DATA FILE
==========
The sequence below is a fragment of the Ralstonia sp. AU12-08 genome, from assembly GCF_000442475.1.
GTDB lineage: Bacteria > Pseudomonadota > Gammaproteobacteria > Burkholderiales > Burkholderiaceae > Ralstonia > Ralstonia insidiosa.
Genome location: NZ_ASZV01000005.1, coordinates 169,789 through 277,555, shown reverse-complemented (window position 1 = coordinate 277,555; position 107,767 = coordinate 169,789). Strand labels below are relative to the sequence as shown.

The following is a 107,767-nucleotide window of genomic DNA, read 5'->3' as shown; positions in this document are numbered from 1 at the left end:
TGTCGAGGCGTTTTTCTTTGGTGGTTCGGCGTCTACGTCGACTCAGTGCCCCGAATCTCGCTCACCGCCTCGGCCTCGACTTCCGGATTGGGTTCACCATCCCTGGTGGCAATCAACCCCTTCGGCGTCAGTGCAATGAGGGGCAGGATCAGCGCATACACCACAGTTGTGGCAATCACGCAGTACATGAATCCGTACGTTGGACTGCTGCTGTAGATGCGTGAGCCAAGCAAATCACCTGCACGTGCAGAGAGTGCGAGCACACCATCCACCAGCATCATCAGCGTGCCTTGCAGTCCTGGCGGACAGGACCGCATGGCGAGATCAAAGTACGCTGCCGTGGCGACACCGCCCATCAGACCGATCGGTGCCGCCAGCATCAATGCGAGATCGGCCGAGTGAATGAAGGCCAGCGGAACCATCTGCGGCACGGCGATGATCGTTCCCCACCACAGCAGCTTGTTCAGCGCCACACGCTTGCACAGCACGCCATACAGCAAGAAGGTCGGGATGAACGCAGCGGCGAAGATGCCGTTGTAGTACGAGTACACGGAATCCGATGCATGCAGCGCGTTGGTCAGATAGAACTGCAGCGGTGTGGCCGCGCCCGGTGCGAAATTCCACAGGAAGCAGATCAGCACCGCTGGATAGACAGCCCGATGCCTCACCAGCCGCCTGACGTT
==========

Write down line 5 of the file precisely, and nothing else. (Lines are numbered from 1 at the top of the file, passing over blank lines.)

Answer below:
TGTCGAGGCGTTTTTCTTTGGTGGTTCGGCGTCTACGTCGACTCAGTGCCCCGAATCTCGCTCACCGCCTCGGCCTCGACTTCCGGATTGGGTTCACCATCCCTGGTGGCAATCAACCCCTTCGGCGTCAGTGCAATGAGGGGCAGGATCAGCGCATACACCACAGTTGTGGCAATCACGCAGTACATGAATCCGTACGTTGGACTGCTGCTGTAGATGCGTGAGCCAAGCAAATCACCTGCACGTGCAGAGAGTGCGAGCACACCATCCACCAGCATCATCAGCGTGCCTTGCAGTCCTGGCGGACAGGACCGCATGGCGAGATCAAAGTACGCTGCCGTGGCGACACCGCCCATCAGACCGATCGGTGCCGCCAGCATCAATGCGAGATCGGCCGAGTGAATGAAGGCCAGCGGAACCATCTGCGGCACGGCGATGATCGTTCCCCACCACAGCAGCTTGTTCAGCGCCACACGCTTGCACAGCACGCCATACAGCAAGAAGGTCGGGATGAACGCAGCGGCGAAGATGCCGTTGTAGTACGAGTACACGGAATCCGATGCATGCAGCGCGTTGGTCAGATAGAACTGCAGCGGTGTGGCCGCGCCCGGTGCGAAATTCCACAGGAAGCAGATCAGCACCGCTGGATAGACAGCCCGATGCCTCACCAGCCGCCTGACGTT